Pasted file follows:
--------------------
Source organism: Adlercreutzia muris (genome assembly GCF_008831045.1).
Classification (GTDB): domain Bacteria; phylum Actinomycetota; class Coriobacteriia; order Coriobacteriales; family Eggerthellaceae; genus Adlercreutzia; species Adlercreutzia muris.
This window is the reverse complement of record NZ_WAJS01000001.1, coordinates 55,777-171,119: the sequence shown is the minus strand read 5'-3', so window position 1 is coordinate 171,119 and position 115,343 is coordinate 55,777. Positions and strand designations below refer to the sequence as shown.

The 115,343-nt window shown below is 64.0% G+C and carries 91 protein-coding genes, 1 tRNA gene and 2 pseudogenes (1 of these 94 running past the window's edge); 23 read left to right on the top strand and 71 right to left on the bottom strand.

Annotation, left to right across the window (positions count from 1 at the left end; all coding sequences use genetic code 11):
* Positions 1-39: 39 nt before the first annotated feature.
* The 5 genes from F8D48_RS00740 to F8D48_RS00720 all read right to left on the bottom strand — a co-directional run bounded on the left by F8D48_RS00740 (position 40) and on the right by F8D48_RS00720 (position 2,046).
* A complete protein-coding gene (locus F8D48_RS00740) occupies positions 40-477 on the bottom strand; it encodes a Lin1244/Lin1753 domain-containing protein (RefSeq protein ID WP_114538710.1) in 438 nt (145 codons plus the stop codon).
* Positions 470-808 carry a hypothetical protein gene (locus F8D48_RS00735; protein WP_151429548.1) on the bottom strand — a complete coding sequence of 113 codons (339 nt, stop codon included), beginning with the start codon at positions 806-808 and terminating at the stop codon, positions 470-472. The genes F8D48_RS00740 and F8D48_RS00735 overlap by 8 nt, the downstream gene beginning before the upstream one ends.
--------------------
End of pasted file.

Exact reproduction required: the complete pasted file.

Source organism: Adlercreutzia muris (genome assembly GCF_008831045.1).
Classification (GTDB): domain Bacteria; phylum Actinomycetota; class Coriobacteriia; order Coriobacteriales; family Eggerthellaceae; genus Adlercreutzia; species Adlercreutzia muris.
This window is the reverse complement of record NZ_WAJS01000001.1, coordinates 55,777-171,119: the sequence shown is the minus strand read 5'-3', so window position 1 is coordinate 171,119 and position 115,343 is coordinate 55,777. Positions and strand designations below refer to the sequence as shown.

The 115,343-nt window shown below is 64.0% G+C and carries 91 protein-coding genes, 1 tRNA gene and 2 pseudogenes (1 of these 94 running past the window's edge); 23 read left to right on the top strand and 71 right to left on the bottom strand.

Annotation, left to right across the window (positions count from 1 at the left end; all coding sequences use genetic code 11):
* Positions 1-39: 39 nt before the first annotated feature.
* The 5 genes from F8D48_RS00740 to F8D48_RS00720 all read right to left on the bottom strand — a co-directional run bounded on the left by F8D48_RS00740 (position 40) and on the right by F8D48_RS00720 (position 2,046).
* A complete protein-coding gene (locus F8D48_RS00740) occupies positions 40-477 on the bottom strand; it encodes a Lin1244/Lin1753 domain-containing protein (RefSeq protein ID WP_114538710.1) in 438 nt (145 codons plus the stop codon).
* Positions 470-808 carry a hypothetical protein gene (locus F8D48_RS00735; protein WP_151429548.1) on the bottom strand — a complete coding sequence of 113 codons (339 nt, stop codon included), beginning with the start codon at positions 806-808 and terminating at the stop codon, positions 470-472. The genes F8D48_RS00740 and F8D48_RS00735 overlap by 8 nt, the downstream gene beginning before the upstream one ends.